Cattle a loss-making industry in 2010
Despite a fall in the cost of inputs, more than two-thirds of farmers will still make a loss from cattle rearing this year.
17 February 2010
Over two-thirds of farmers are forecast to continue making a loss from cattle rearing this year, according to Teagasc.
The agriculture and food development authority has said that despite a fall in the costs of inputs, profit margins on cattle farms are expected to prove lower for last year than in 2008.
Teagasc economist James Breen predicted Irish cattle prices would be 4% higher than in 2009 due to a number of positive factors. These included “continued growth in the live export trade, a diminishing EU herd size, the continuation of the effective ban on Brazilian beef exports and a gradual recovery in the global economy.”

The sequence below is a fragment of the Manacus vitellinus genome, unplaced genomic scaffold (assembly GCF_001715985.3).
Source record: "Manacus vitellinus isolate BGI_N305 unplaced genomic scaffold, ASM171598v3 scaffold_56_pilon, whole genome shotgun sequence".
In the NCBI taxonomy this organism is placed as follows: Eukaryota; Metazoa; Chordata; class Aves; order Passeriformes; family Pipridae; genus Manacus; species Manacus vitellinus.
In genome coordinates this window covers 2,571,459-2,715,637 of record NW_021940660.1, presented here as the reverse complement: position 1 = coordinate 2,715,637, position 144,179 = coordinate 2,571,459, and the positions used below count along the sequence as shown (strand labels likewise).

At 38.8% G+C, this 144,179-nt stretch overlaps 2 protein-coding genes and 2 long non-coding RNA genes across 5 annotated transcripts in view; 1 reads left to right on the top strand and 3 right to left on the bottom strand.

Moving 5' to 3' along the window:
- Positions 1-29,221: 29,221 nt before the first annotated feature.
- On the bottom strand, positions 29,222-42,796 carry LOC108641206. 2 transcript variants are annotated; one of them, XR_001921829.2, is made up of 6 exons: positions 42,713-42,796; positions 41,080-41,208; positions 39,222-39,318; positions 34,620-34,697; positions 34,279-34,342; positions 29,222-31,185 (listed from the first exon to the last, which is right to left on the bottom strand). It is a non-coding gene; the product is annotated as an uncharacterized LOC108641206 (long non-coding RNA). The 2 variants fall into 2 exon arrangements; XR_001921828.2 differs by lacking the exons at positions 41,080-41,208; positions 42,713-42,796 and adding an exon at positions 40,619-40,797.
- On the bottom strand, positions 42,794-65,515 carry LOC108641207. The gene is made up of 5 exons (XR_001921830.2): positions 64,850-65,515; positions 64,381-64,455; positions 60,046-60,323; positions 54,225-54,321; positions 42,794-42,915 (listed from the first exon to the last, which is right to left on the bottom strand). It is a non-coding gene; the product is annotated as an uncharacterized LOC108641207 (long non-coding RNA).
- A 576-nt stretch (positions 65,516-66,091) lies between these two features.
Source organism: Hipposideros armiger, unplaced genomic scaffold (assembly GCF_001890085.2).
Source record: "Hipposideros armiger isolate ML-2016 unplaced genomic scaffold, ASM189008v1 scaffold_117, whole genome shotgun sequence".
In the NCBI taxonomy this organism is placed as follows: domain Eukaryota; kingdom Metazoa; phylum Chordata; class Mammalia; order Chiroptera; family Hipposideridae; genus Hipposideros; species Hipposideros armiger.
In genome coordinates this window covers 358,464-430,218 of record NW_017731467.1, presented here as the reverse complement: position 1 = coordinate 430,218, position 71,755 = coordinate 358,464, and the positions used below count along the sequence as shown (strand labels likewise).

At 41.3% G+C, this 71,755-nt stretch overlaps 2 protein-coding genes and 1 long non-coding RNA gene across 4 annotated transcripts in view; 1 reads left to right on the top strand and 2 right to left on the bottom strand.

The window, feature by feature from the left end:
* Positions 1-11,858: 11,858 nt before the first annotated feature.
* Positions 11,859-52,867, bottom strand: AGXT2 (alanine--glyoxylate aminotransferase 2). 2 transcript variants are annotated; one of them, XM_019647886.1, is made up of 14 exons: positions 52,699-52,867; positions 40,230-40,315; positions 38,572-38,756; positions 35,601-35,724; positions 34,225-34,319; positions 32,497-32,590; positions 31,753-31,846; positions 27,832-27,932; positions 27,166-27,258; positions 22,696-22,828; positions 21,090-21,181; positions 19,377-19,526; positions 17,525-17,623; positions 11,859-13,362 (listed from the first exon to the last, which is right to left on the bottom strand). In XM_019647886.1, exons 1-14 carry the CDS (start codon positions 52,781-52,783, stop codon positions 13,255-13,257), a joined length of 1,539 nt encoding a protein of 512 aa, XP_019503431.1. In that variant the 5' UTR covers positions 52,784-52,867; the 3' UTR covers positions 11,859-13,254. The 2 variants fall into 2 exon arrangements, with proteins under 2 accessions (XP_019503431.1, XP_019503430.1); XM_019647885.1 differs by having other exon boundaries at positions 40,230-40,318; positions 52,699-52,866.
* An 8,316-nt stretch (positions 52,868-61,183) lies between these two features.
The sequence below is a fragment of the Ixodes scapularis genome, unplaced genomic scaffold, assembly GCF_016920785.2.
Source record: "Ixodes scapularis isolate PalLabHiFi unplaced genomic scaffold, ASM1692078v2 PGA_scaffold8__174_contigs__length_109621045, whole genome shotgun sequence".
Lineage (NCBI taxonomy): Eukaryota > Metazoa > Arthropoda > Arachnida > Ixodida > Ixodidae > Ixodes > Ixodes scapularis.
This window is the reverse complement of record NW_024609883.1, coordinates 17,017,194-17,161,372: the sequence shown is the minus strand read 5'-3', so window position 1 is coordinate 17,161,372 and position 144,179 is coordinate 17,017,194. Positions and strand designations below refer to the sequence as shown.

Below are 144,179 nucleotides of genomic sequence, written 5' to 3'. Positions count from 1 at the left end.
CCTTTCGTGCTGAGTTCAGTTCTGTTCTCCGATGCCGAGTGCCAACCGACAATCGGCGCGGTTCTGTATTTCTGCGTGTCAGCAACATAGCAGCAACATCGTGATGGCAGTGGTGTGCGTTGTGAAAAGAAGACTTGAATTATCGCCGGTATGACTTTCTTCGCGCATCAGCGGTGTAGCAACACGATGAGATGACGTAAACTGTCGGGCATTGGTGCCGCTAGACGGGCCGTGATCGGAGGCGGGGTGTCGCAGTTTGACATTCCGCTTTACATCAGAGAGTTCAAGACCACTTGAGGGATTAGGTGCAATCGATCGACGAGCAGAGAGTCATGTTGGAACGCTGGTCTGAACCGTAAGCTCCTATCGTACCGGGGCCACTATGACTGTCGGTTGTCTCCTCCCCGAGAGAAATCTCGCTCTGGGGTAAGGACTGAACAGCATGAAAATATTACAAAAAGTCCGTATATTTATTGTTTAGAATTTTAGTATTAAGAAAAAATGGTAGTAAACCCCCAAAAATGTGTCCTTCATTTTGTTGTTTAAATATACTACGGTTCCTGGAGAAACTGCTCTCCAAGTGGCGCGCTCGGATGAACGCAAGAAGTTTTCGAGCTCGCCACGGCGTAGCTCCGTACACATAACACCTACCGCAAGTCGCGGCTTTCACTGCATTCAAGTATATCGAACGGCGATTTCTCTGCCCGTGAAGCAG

However he also noted cattle prices would not return to the high levels of 2008. And while the new cattle pricing grid could deliver a higher price for farmers who were finishing top-quality cattle – he warned this could also lead to a lower price for plainer stock.
Teagasc also forecast rises in contracting charges and fuel and energy costs as a result of higher oil prices. Negative margins are subsequently expected to prevail on the majority of Irish cattle farms in the coming year, although the authority has stated losses should prove less severe than 2009 figures.